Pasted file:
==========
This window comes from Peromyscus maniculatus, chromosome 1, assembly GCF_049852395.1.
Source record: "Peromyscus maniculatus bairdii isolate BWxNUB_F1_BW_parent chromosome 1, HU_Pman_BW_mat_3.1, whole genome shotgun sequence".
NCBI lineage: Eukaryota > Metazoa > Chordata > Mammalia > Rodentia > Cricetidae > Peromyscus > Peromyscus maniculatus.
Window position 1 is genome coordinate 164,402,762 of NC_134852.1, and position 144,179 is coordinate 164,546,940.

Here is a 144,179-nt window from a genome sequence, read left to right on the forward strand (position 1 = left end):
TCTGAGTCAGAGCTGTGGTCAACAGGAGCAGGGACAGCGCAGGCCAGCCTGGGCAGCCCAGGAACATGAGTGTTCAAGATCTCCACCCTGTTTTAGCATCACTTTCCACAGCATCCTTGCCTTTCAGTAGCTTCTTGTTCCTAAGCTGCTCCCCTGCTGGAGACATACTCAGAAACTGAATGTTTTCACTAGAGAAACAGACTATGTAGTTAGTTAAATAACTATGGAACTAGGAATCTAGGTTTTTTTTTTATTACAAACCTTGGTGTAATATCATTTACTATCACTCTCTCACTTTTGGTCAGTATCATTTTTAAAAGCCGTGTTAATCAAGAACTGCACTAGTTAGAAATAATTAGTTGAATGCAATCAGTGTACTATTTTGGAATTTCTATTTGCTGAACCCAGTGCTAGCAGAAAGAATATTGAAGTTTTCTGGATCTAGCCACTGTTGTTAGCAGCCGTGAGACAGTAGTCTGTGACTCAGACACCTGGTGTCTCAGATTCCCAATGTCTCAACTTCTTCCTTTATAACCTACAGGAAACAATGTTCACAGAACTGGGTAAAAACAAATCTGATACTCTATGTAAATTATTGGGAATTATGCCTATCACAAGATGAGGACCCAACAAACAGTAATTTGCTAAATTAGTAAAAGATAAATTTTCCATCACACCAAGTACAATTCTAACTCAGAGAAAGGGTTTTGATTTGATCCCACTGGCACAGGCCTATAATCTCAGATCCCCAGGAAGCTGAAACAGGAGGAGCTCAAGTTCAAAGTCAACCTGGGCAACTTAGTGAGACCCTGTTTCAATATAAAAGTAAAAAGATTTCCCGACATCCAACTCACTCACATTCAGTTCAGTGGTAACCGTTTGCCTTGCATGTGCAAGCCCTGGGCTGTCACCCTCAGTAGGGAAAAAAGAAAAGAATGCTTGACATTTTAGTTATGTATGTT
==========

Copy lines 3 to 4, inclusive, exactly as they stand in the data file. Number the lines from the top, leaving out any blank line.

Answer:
NCBI lineage: Eukaryota > Metazoa > Chordata > Mammalia > Rodentia > Cricetidae > Peromyscus > Peromyscus maniculatus.
Window position 1 is genome coordinate 164,402,762 of NC_134852.1, and position 144,179 is coordinate 164,546,940.